Charlotte Bass is obsessed with the idea of making the marigold America's official flower. She has taken up where the late Sen. Everett I. Dirksen (R-Ill.) left off.
Bass, who lived in the Washington area for 10 years, was back in town this weekend lining up support for her project, and denouncing her biggest enemy - other than apathy - "the rose people."
The way she says the words "the rose people," the flower comes off sounding like a foul weed and its fanciers like enemies of the environment.
Since moving to a 41-acre farm in Stillwenn, Ind., four years ago, Bass has managed to convince the legislators of Indiana, Georgia and Illinois to adopt the resolutions calling on Congress to elevate the marigold to an official place of honor beside the bald eagle.
Bass' husband, Ralph, a retired Air Force colonel, served as a special assistant to Rep. and now Sen. William L. Scott (R-Va.).
She came up with the idea of boosting the merits of the hardy yellow annual while writing a column for the weekly Globe newspapers in northern Virginia.
Bass is not the first American to pick up the trowel on behalf to the flower. Dirksen, the late Senate minority leader, introduced a bill proposing the marigold as the "national floral emblem" in each Congress for more than three decades. Although Dirksen's language was flowery, the bills here blossomed.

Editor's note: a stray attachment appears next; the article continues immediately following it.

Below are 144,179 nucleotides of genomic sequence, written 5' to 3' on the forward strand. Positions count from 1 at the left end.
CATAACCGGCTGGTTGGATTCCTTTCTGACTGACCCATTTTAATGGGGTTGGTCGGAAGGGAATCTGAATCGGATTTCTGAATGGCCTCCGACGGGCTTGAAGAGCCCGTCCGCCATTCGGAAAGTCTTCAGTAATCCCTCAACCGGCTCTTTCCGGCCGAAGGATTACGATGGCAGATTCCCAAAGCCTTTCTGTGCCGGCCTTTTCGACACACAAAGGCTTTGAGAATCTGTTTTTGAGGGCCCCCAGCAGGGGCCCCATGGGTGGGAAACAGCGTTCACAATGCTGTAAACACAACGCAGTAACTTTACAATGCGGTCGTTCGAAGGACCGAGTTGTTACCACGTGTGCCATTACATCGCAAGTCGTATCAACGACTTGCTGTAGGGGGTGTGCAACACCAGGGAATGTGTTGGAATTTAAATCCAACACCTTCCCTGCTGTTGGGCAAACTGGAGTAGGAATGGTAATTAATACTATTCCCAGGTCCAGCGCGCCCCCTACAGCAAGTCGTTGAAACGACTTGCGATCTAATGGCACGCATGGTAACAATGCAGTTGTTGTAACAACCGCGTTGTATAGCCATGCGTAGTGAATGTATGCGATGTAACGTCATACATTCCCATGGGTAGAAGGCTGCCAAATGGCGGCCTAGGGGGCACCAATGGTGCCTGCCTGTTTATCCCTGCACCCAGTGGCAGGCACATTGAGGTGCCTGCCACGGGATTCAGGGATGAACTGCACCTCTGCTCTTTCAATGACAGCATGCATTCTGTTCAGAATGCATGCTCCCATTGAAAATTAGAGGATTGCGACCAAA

Bass' goal originally was to have the marigold made the official flower in time for the Bicentennial, pointing out that "it doesn't belong to any state or nation, and is capable of growing almost anywhere."
But the "rose people" picked up one the idea of making their flower the national symbol about the same time and the battle was joined.
From her Indiana residence, "Lilac Manor on Marigold Lane," which she admits is a pretentious name for a modest house at the end of an unpaved road, Bass has carried on the fight with religious zeal.
When the rose fanciers point out that her beloved marigolds give off an unpleasant odor, she counters with the observation that "roses have thorns."
Scientists have developed a couple varieties of marigolds that do not smell bad, she added, and besides, the odor is in the leaves. If you rip off the green foliage, you end up with a beautiful, long-stemmed, thornless flower that will outlast a rose in a vase by two and a nd a half weeks per blossom.